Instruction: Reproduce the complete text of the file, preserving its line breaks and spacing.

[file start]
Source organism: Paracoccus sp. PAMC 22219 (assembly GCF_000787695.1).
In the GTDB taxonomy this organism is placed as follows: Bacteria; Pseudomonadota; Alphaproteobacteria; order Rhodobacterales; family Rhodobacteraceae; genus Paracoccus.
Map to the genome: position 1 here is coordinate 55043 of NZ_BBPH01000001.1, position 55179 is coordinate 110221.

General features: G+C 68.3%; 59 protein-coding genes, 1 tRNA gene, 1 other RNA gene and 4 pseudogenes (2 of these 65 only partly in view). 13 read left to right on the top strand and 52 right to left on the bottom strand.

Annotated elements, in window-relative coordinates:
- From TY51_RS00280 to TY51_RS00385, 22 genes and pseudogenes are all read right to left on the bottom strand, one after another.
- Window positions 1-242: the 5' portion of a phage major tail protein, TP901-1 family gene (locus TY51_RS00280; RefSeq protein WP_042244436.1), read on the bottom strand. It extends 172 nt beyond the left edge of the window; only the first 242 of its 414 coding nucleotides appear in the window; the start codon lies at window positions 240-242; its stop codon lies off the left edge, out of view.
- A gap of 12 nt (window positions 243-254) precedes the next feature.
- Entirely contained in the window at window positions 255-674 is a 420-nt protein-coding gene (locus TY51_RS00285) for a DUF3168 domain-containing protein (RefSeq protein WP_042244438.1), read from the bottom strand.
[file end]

Source organism: Paracoccus sp. PAMC 22219 (assembly GCF_000787695.1).
In the GTDB taxonomy this organism is placed as follows: Bacteria; Pseudomonadota; Alphaproteobacteria; order Rhodobacterales; family Rhodobacteraceae; genus Paracoccus.
Map to the genome: position 1 here is coordinate 55043 of NZ_BBPH01000001.1, position 55179 is coordinate 110221.

General features: G+C 68.3%; 59 protein-coding genes, 1 tRNA gene, 1 other RNA gene and 4 pseudogenes (2 of these 65 only partly in view). 13 read left to right on the top strand and 52 right to left on the bottom strand.

Annotated elements, in window-relative coordinates:
- From TY51_RS00280 to TY51_RS00385, 22 genes and pseudogenes are all read right to left on the bottom strand, one after another.
- Window positions 1-242: the 5' portion of a phage major tail protein, TP901-1 family gene (locus TY51_RS00280; RefSeq protein WP_042244436.1), read on the bottom strand. It extends 172 nt beyond the left edge of the window; only the first 242 of its 414 coding nucleotides appear in the window; the start codon lies at window positions 240-242; its stop codon lies off the left edge, out of view.
- A gap of 12 nt (window positions 243-254) precedes the next feature.
- Entirely contained in the window at window positions 255-674 is a 420-nt protein-coding gene (locus TY51_RS00285) for a DUF3168 domain-containing protein (RefSeq protein WP_042244438.1), read from the bottom strand.